I suppose I would also be remiss if I didn't mention the Skulls - supernatural commandos who pop up to menace Snake at the worst possible moments. Skulls are absurdly tough, extremely fast, and capable of dealing out huge amounts of damage, making them bosses in their own right. Their encounters also constitute some of the most frustrating moments in the game. When the time comes to finally stand your ground and fight them, you will find them nearly invincible to anything outside of a homing missile. The mist they bring with them makes visibility poor at best. You will learn to hate seeing the Skulls under the "Special Guest" credits that roll before each mission - a typical Kojima touch that makes Metal Gear Solid V out to be a kind of television show while hinting at what you will have to prepare for. In terms of the actual gameplay, they are probably the single element I like least about Metal Gear Solid V.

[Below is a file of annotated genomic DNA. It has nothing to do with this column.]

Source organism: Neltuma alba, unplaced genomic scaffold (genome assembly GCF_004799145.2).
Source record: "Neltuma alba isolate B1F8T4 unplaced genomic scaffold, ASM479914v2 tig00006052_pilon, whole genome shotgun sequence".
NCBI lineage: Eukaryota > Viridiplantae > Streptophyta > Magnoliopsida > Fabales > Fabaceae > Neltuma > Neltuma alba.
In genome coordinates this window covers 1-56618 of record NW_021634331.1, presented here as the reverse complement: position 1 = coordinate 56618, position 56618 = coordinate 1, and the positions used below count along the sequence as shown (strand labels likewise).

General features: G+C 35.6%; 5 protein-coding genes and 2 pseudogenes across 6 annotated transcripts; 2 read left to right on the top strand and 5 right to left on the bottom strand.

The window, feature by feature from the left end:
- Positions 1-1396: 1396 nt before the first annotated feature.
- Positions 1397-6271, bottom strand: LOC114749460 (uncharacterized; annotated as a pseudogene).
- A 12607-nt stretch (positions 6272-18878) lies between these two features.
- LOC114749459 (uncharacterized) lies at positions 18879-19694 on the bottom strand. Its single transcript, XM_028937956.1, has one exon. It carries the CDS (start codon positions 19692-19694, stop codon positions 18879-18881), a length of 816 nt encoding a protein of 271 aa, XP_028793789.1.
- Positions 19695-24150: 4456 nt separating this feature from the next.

Frustrating as it can be, though - and Metal Gear Solid V can be really frustrating - there's never been a point where I've actually wanted to stop. On the contrary, I had to be practically dragged away from one particular boss fight that had been giving me fits for what seemed like hours. It's a compulsive experience that compels you to assign your new staff, develop some weapons, then move on to your next mission. In that, Metal Gear Solid V rarely feels like it's a 50 hour game, though there's no denying its scope.

You will learn to hate the Skulls.